I'm a cheerleader, believer and I like to help people. So when people ask me for help I want to help - whether its through encouragement, a hug, advice. I love to see self-motivated people overcome, pursue a dream and beat the odds. I am asked for help on a regular basis with this: "I want to tour. How can I tour? How do you tour? Can I tour with you"? Etc. I find it amazing that people ask ME for advice in this area. I assume it is because we spend a lot to time on the glamorous road.
Sometimes, after offering initial guidance, I never hear back from that person again let alone see them. Let me tell you, that hurts, bro.... I can only surmise my recommendations, or guidance was not to their liking and I have no further use to them. So I thought I'd do my best to impossibly sum up, in 2 or 3 posts, how to start touring as a nobody. Its been in the works for a while... These posts are for those self motivated people that have the grit of blond haired viking maiden, have a strong stomach and are not easily offended...... And for the indignant, sour grape fellas with all the cake that can't believe its possible "SHE is touring and I am not" - This is just as much for you, God bless ya, voyer-on!
LET'S THIN THE HERD A BIT
Disclaimer - If you have a big or medium wad of cash you might want to seek help of professionals before me. Go pay a name brand producer, publicist, studio, engineer, graphic designer, create an awesome project and pay a booking agent, hire the best musicians to tour (I know a few), a tour manager, psychic, a bottle of Pappy Van Winkle; better yet a good therapist. Pay for it all. Overpay if you must. There's no virtue in being an underdog. Figure that out or come pay me for referrals on all the people I'd hire if I had the money. Hire me and my band for a week. We all have a price and A girl has to eat.
I have little going for me in the wallet department. I don't come from money. I don't have a financial backer and every penny is accounted for. No family in the music business, no connections I haven't had to earn by doing. Just plain old lower-middle class Jenny from the block. No one is paying my bills and as a matter of fact, my husband does not have a corporate job (as he once did) to pay for manicures. He's on the road with me. Fortunately, he does act as full time driver, mechanic, and guitarist among other things.
I've never been the popular kid around town with all the friends. No big home team behind me, no manager, momager, no bff that makes my success their part time job, stopping the bleeding between rounds. No viral video. Anxious and self-conscious around others. I even had a hard time booking a local show at first and everything seemed (sometimes SEEMS) so out of reach for an introvert. What I had and have is - a desire to learn, a willingness to get my hands dirty, stubbornness to a fault, and the understanding that waiting on others will only lead to more waiting. Also, Sisu helps so you might want to read up and identify with that.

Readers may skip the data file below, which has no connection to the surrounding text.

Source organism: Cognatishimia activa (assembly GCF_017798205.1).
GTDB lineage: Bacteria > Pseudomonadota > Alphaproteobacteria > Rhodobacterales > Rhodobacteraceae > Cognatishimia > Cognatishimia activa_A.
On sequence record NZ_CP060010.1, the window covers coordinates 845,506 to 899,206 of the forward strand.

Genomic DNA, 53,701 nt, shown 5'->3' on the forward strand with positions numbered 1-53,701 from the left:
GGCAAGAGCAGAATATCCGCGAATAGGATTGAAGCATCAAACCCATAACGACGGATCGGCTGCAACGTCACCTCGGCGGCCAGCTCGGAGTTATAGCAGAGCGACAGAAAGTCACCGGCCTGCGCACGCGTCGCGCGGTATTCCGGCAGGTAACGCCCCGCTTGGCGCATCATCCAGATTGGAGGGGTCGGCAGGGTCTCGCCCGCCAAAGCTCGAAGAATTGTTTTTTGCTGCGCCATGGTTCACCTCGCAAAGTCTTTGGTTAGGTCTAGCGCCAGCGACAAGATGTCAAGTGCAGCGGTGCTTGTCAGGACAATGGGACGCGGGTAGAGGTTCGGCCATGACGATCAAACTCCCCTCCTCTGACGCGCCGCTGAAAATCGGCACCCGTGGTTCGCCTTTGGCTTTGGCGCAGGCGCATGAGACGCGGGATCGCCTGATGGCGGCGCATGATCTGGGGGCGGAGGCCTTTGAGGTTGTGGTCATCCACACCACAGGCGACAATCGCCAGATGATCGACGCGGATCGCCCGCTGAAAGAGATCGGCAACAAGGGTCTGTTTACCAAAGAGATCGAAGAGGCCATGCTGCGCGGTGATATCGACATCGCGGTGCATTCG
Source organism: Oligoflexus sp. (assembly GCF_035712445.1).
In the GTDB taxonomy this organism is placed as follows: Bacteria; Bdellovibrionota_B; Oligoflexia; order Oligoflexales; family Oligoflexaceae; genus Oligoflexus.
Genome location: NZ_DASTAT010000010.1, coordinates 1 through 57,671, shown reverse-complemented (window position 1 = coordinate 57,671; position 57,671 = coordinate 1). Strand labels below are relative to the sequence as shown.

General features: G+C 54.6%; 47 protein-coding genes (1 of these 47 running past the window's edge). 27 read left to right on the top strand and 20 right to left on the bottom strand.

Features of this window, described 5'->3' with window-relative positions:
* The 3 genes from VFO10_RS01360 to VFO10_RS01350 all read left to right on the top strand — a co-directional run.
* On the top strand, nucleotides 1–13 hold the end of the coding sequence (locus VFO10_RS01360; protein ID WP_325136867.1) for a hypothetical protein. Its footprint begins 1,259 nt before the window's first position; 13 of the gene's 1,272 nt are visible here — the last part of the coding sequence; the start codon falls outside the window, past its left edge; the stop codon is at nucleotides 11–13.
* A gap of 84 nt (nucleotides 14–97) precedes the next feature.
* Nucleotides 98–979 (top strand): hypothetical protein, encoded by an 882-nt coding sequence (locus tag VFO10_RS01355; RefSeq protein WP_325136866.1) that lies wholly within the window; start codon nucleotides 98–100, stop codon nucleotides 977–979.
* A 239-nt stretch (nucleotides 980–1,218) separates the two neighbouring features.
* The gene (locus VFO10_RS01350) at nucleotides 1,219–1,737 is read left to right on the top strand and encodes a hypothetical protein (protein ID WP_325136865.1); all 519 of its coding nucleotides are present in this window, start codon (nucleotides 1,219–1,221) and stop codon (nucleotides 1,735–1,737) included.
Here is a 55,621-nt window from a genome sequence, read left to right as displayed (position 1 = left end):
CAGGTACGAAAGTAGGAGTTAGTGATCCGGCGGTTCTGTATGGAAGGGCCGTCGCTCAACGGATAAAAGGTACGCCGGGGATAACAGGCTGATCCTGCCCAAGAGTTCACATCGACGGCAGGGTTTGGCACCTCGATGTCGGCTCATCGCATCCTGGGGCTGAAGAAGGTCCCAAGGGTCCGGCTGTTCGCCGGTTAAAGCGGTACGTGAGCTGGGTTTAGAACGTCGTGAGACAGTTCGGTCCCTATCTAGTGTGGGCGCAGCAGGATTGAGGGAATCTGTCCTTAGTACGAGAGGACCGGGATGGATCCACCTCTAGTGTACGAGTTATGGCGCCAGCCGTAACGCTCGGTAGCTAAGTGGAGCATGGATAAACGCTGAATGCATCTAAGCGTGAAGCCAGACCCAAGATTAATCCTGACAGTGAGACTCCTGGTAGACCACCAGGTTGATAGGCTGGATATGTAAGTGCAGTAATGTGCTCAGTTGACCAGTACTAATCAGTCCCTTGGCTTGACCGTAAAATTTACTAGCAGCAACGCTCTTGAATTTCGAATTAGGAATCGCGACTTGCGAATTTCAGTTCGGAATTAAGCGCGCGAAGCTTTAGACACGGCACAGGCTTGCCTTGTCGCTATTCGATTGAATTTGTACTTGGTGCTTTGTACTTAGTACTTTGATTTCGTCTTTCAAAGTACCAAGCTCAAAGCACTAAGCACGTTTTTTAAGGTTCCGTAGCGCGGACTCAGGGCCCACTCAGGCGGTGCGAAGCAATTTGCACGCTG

Are you ready to do the work? Cover overhead? Take complete responsibility if something goes wrong? Are you willing to work overtime hours at all the behind the scenes stuff for every couple hours on stage performing? I won't get into detail all the multitude of skills and hats you will be called on to wear - not time enough here. Basically, if you are willing to work your ass off and can honestly say its not just about the bragging rights and you are still reading, if the idea of being your own guitar tech and sharing a hotel room doesn't turn up your nose at this point in your career... If you are all "Hell Yes, this strikes a chord with me," lets continue on.
THERE'S MORE THAN ONE WAY TO SKIN A CAT. EW.
Now, think about what's realistic and practical for you. To be safe, plan on making Zero Dollars on your first tour. Ouch. Stay with me or don't. With that being said, what is your personal overhead or financial obligations? Because you are not going to get signed to a major label and become rich on your first DIY tour. Nope. Go to the casino and you'll fare better. Pare down your lifestyle if you have to. If you sincerely dream of road life, a lot of the stuff you feel you need at home is truly inconsequential. Anyway, its liberating to free yourself from things. This is a whole book right here on how to do this.